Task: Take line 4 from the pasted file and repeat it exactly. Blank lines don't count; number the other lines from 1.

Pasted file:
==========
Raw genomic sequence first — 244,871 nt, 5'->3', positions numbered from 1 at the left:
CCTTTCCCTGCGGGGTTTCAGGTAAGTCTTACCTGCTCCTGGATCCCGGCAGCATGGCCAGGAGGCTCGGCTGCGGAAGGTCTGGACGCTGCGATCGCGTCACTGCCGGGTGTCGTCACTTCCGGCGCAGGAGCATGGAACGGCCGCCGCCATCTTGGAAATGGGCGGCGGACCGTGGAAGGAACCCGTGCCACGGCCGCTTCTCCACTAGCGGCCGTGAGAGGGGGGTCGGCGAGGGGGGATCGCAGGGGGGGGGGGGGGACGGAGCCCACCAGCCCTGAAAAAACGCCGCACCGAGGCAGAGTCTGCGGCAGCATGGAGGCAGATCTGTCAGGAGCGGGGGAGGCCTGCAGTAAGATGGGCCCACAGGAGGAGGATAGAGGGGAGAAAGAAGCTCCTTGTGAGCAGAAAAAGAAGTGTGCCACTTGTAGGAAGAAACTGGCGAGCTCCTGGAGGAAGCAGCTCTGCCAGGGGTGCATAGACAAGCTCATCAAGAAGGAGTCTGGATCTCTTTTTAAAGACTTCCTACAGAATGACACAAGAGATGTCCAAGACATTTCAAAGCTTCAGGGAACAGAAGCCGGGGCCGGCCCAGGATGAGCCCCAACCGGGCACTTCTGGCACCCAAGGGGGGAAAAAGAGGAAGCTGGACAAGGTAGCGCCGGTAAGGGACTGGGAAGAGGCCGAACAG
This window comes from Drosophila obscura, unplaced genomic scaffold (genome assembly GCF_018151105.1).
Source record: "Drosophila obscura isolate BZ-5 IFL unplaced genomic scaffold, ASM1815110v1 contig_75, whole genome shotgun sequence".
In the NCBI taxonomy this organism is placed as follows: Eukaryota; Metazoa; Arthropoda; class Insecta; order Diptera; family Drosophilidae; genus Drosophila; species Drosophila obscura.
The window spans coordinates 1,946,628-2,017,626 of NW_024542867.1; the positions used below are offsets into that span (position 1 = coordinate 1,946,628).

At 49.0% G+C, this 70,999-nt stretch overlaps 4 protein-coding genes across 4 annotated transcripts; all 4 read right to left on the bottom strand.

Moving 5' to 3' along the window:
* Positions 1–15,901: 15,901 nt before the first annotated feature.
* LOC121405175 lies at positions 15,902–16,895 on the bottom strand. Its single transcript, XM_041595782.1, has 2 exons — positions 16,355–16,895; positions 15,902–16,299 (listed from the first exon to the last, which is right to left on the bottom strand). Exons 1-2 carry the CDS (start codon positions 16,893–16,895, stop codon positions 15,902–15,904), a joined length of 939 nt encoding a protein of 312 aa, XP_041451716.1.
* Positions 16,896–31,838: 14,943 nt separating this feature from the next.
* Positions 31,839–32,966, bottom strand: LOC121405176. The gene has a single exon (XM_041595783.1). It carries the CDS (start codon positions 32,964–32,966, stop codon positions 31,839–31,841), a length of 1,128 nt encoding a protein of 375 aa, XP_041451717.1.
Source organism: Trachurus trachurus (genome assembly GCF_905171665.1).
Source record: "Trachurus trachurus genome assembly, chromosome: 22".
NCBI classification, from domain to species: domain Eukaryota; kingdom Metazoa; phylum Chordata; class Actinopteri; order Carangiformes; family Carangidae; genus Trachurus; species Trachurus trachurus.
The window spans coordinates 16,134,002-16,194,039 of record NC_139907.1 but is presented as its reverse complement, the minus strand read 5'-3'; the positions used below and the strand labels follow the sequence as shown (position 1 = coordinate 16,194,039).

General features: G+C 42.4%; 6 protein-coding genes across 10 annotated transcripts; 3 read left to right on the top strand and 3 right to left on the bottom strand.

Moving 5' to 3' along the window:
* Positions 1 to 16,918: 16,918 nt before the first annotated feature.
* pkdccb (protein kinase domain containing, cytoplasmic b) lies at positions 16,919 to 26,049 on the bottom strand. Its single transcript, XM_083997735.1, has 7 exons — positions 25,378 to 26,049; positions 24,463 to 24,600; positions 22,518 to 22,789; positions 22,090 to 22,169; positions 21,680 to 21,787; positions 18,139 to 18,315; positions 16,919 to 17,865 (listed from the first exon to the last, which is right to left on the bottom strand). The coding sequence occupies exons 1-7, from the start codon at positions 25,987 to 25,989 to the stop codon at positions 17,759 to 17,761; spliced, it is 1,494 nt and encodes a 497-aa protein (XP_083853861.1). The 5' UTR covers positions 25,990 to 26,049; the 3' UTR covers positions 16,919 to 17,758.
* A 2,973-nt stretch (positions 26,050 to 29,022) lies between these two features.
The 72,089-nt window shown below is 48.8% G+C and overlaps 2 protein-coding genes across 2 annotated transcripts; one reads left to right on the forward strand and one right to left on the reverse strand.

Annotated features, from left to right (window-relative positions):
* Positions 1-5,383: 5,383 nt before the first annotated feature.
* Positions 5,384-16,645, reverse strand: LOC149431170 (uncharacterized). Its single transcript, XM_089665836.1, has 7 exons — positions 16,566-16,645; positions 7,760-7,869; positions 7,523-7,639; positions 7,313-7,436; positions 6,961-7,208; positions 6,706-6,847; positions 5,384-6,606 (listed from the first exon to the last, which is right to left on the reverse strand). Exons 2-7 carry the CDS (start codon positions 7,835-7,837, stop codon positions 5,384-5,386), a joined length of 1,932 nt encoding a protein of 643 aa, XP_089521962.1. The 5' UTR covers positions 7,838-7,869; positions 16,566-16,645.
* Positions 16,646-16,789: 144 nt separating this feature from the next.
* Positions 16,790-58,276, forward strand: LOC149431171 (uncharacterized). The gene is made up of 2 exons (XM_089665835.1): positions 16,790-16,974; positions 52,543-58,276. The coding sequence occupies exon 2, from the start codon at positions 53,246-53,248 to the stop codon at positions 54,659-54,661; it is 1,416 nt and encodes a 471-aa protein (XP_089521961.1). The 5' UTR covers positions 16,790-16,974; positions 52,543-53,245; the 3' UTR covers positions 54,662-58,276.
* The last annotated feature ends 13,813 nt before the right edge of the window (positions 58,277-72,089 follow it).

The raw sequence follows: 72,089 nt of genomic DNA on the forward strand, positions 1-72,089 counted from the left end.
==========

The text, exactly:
Source record: "Drosophila obscura isolate BZ-5 IFL unplaced genomic scaffold, ASM1815110v1 contig_75, whole genome shotgun sequence".